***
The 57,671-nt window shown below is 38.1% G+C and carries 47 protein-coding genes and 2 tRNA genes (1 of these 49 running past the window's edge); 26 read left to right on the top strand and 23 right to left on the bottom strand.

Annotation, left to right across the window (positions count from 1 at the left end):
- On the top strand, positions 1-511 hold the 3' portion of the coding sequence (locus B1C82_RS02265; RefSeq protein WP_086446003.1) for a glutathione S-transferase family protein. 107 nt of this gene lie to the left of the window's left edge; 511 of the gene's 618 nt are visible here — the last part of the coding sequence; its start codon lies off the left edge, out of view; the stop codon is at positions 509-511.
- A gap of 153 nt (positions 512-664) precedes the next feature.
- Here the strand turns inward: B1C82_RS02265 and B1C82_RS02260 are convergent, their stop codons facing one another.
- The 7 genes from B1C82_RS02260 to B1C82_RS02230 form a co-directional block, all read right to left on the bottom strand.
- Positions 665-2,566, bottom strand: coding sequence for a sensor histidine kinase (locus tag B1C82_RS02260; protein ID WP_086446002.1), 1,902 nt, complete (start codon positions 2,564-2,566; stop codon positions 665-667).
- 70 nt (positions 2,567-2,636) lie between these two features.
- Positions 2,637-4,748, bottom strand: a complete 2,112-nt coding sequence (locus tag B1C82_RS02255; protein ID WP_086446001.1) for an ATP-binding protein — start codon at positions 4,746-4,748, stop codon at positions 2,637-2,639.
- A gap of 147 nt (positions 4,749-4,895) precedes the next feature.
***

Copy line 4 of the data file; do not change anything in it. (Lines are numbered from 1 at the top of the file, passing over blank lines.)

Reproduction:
- A gap of 153 nt (positions 512-664) precedes the next feature.